Canada must elect a majority Conservative government or risk instability, Stephen Harper said Saturday.

The Conservative leader said he's being frank with voters when he says the Liberals, NDP and Bloc Québécois will never settle for losing to the Conservatives. He says the only way to ensure a stable government is to vote Conservative.

It's a break from previous campaigns when he's avoided using the word "majority," fearing Canadians weren't comfortable with the idea of the Conservatives having full control of Parliament.

"Of course I would like to have a majority. Every party would prefer a majority than a minority. But if Canadians elect a Conservative government, whether it's a Conservative minority or a Conservative majority, I will accept their mandate," Harper said.

"That's my responsibility. That's the democratic result."

Harper said Friday's defeat of the government was disappointing.

"It has been a privilege and an honour to serve as prime minister, especially prime minister of the best country in the world as together we have faced the most difficult days of the global recession," said Harper   Harper spoke about the economic challenges still facing the world and other challenges such as the conflicts in Libya, and said the opposition parties are forcing an election that the country doesn't want and the economy doesn't need.

And as he has in the past, he attacked the notion of a Liberal-led coalition usurping another Conservative minority.

Liberal Leader Michael Ignatieff said Saturday morning he won't form a coalition, saying he'd try to work with other parties on individual issues, pointing to previous Liberal prime ministers Lester Pearson and Pierre Trudeau who led minority governments.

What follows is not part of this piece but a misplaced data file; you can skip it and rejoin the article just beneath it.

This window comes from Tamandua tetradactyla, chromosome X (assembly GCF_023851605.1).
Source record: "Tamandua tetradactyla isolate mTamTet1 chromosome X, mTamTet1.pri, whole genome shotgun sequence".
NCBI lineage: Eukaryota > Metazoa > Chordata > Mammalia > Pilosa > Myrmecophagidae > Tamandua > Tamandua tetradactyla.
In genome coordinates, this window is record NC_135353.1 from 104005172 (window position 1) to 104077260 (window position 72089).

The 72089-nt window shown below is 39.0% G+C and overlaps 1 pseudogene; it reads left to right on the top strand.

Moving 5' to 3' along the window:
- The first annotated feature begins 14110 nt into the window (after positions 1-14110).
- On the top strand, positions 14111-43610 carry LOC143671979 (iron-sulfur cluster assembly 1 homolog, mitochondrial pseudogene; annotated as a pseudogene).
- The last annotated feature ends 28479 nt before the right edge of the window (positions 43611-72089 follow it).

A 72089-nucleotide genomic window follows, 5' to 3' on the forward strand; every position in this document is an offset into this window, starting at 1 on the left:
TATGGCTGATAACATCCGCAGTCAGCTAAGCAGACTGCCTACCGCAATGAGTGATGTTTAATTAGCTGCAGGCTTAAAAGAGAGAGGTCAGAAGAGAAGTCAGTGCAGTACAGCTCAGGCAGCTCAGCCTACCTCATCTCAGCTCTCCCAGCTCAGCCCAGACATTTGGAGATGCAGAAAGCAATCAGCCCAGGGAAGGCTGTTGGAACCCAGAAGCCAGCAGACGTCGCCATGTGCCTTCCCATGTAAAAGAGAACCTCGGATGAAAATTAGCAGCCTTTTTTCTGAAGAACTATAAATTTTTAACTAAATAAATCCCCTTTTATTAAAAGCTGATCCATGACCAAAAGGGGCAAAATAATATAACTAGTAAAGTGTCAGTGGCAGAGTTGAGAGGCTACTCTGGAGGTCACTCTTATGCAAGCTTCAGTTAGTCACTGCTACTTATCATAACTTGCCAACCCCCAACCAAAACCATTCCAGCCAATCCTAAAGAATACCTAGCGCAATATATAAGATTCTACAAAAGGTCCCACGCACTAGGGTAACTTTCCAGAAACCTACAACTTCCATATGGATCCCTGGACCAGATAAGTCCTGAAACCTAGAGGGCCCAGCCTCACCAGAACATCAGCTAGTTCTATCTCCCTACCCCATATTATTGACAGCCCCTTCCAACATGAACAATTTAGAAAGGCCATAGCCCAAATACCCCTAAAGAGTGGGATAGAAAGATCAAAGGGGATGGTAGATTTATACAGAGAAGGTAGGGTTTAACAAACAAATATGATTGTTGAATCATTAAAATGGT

Harper, however, said he doesn't buy it.

"Now they're trying to run on it as a hidden agenda. They've done it before and they will do it again," he said, urging Canadians to elect a Conservative majority.

Harper was asked about a letter he signed in 2004 with NDP Leader Jack Layton and Bloc Leader Gilles Duceppe telling the Governor General Harper he was ready to form a government should Paul Martin's Liberal minority lose the confidence of the House of Commons. At the time, Harper's Conservatives had the second-most seats in the House.

Harper said that was different from what he says the Liberal Party did in 2008, when then-leader Stéphane Dion tried to form a coalition with Layton, supported by Duceppe.

"There's a difference between working with other parties and forming a coalition," Harper said. "(The Liberal Party) tried to take power without a democratic mandate."

The Conservative campaign headed to Quebec City later in the day, where Harper spoke of this past week's proposed federal budget.

"We presented an important budget, a solid budget, a fair budget," he said.

In his remarks Harper said that, in the budget, his party had been "sticking to our reduction targets and not raising taxes."